Catholic Church prioritised reputation over children: UK inquiry | United Kingdom

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The Catholic Church in England and Wales failed to protect children from sexual abuse while consistently prioritising its own reputation and protecting alleged perpetrators, a new investigation has found.

The Independent Inquiry Child Sexual Abuse (IICSA) report, published on Tuesday, found that the Church had moved abusive priests and monks to different parishes where some continued to prey on children, resisting any external intervention.

The IICSA said the Catholic Church received more than 900 complaints involving nearly 3,000 instances of child sexual abuse against priests, monks and volunteers between 1970 and 2015.

The inquiry also found that there have been more than 100 reported allegations a year since 2016.

“The report finds that the Church has repeatedly prioritised its own reputation over the welfare of vulnerable children,” IICSA’s chair Alexis Jay said in a video published on social media.

“In recent years, senior church leaders have been resistant to external oversight and have only partially implemented the recommendations of major reviews,” she said.

“For decades, the Church’s moral purpose was betrayed by those who sexually abused children and by those who turned a blind eye to it,” she added.

“Even today, the Holy See’s decision not to cooperate with this investigation appears at odds with the Pope’s promise, to take action on child sexual abuse,” Jay said.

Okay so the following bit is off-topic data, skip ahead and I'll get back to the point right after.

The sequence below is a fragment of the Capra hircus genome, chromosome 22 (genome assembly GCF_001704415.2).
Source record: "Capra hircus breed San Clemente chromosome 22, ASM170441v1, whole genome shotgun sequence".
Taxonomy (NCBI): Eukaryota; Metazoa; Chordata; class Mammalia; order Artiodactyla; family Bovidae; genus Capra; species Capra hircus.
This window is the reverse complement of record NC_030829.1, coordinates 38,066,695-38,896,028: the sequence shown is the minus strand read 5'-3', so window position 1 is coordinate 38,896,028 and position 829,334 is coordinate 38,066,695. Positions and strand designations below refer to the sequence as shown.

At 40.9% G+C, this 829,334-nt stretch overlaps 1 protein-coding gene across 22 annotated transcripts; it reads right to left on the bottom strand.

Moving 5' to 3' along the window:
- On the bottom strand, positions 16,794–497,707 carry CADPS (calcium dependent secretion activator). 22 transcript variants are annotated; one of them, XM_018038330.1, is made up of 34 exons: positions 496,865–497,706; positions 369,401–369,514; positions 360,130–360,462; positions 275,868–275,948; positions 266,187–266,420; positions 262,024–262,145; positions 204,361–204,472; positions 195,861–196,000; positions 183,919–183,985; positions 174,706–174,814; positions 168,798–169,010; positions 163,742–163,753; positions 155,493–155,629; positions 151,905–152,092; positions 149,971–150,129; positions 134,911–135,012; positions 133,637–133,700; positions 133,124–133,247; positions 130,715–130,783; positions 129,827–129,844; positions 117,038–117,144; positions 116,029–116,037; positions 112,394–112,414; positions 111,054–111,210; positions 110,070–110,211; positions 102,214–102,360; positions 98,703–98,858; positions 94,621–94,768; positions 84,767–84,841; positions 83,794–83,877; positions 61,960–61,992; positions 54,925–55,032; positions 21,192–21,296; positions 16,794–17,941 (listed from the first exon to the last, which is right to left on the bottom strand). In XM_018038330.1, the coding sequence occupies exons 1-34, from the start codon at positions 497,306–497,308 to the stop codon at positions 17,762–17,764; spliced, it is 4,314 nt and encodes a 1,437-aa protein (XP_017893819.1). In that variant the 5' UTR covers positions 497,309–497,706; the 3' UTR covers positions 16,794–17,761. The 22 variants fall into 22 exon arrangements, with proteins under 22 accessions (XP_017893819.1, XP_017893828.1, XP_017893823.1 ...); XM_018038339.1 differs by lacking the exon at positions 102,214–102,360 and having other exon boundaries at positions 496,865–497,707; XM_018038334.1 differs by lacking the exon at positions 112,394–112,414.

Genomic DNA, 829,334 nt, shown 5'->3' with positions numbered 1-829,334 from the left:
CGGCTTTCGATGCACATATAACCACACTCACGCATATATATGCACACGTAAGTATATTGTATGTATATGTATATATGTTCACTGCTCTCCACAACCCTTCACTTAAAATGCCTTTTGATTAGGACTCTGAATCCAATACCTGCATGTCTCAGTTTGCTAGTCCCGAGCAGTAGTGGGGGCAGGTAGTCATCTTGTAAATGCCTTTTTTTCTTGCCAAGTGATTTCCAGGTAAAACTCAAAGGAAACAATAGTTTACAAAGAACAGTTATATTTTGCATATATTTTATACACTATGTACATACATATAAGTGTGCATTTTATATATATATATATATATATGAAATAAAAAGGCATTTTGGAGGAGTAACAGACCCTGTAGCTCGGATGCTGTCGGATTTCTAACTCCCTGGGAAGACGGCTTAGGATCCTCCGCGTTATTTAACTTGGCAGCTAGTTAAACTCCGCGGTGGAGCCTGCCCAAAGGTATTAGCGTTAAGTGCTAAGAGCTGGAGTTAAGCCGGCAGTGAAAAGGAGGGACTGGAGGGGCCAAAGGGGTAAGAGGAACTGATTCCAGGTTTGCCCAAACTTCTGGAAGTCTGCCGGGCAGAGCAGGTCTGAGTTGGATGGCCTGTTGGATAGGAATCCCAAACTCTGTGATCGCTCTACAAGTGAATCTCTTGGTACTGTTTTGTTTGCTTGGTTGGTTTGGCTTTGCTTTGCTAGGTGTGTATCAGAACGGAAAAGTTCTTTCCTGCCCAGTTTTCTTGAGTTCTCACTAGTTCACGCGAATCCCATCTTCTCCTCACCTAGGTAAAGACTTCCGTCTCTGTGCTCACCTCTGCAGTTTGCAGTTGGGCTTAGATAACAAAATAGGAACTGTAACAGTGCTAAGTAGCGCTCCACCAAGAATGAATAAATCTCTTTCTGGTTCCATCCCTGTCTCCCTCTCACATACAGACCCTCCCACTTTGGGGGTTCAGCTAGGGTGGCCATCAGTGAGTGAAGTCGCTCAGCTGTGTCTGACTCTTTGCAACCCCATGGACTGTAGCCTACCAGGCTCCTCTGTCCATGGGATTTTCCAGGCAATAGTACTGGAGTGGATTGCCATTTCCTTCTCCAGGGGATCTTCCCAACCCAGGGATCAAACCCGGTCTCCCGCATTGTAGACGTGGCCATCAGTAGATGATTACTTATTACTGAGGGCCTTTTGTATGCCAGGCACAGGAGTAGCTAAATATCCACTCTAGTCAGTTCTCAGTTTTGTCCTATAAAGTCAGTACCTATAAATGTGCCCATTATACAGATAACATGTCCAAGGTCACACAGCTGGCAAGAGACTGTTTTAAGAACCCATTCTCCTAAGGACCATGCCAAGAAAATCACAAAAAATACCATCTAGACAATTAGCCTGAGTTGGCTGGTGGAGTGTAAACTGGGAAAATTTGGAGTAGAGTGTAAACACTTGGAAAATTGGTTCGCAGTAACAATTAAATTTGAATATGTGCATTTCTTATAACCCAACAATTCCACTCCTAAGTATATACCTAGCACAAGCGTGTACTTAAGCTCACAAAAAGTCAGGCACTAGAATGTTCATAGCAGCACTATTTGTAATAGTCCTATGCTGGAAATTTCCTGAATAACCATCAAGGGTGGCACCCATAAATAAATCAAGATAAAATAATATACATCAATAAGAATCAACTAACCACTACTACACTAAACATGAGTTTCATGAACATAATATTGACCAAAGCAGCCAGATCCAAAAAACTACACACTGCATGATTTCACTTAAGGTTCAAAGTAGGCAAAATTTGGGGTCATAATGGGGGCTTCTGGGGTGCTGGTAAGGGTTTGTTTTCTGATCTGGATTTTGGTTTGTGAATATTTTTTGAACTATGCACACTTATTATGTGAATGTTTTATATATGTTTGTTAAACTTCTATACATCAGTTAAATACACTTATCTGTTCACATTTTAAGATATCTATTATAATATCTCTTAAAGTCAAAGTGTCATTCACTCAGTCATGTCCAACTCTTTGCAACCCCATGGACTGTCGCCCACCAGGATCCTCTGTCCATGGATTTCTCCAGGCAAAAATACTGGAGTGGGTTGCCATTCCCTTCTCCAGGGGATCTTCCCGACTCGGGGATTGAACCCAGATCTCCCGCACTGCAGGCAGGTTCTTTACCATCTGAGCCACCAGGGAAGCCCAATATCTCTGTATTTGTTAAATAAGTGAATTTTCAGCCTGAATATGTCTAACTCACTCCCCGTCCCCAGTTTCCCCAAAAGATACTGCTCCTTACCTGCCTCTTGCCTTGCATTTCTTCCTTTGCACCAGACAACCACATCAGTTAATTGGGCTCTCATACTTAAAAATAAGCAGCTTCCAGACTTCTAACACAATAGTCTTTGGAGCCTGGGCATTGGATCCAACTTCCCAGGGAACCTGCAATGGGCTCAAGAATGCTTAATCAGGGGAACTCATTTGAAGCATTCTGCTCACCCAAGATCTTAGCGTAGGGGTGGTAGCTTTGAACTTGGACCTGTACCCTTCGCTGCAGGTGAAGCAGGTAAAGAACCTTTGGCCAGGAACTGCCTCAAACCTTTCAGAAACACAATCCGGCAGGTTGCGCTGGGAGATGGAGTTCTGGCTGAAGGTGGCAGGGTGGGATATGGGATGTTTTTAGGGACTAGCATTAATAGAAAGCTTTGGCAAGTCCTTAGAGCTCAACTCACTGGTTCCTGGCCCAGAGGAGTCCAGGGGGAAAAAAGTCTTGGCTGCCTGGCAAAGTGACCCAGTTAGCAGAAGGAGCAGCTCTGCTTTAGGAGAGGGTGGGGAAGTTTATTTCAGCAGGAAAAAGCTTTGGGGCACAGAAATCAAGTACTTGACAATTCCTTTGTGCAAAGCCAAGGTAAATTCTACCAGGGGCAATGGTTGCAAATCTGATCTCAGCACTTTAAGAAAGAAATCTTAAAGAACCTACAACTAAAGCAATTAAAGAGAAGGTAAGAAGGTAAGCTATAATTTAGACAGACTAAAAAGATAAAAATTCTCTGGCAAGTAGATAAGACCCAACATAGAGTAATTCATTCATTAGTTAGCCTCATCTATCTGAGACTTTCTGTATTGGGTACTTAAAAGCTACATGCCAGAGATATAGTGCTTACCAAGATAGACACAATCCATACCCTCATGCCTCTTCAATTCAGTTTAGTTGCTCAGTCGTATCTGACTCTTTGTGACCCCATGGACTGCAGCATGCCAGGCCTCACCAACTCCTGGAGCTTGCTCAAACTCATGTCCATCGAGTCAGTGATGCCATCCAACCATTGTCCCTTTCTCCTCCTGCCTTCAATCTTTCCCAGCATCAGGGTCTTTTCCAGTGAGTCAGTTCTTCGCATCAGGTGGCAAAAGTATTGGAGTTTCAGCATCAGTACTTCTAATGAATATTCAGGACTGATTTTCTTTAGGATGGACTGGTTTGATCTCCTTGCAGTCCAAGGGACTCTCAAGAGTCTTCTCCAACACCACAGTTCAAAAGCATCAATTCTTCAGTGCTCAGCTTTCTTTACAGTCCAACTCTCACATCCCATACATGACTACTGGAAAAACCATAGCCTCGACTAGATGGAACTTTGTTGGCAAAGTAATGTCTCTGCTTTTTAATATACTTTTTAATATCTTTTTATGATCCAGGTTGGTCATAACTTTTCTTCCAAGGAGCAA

Pope Francis made sweeping changes trying to tackle the sexual abuse crisis following increasing global pressure demanding greater accountability, including the abolition last year of pontifical secrecy over sexual abuse accusations against clerics and the enforcement of a more stringent law against child pornography.

Some critics, however, believe that this is still not enough.

The IICSA report showed how the Church repeatedly failed to support victims and survivors, while taking positive action to protect alleged perpetrators, including moving them to different parishes.

The most senior Catholic leader in England and Wales, Cardinal Vincent Nichols, failed to acknowledge any personal responsibility or show compassion for victims in recent cases examined by the inquiry, according to the investigation.

“At times, the report finds, Cardinal Nichols has shown he cares more about the impact of child sexual abuse on the Catholic Church’s reputation than on victims and survivors,” it said.

The Vatican and the Apostolic Nuncio, its ambassador to the United Kingdom, did not provide a witness statement to the inquiry despite repeated requests.

The investigation gathered accounts of victims and survivors who described the profound and lifelong effect of sexual abuse.

“The psychological effects have continued ever since, resulting in years of unbearable guilt, depression, nightmares, anxiety and PTSD symptoms,” read the testimony of a witness reported by the inquiry.

Another victim said the traumatic experience affected every aspect of his life, including the near destruction of his marriage, and led him to self-harm.

The long-lasting independent public inquiry, which is examining the problem of child sexual abuse across British institutions and society, published similar findings about the Church of England on October 6.

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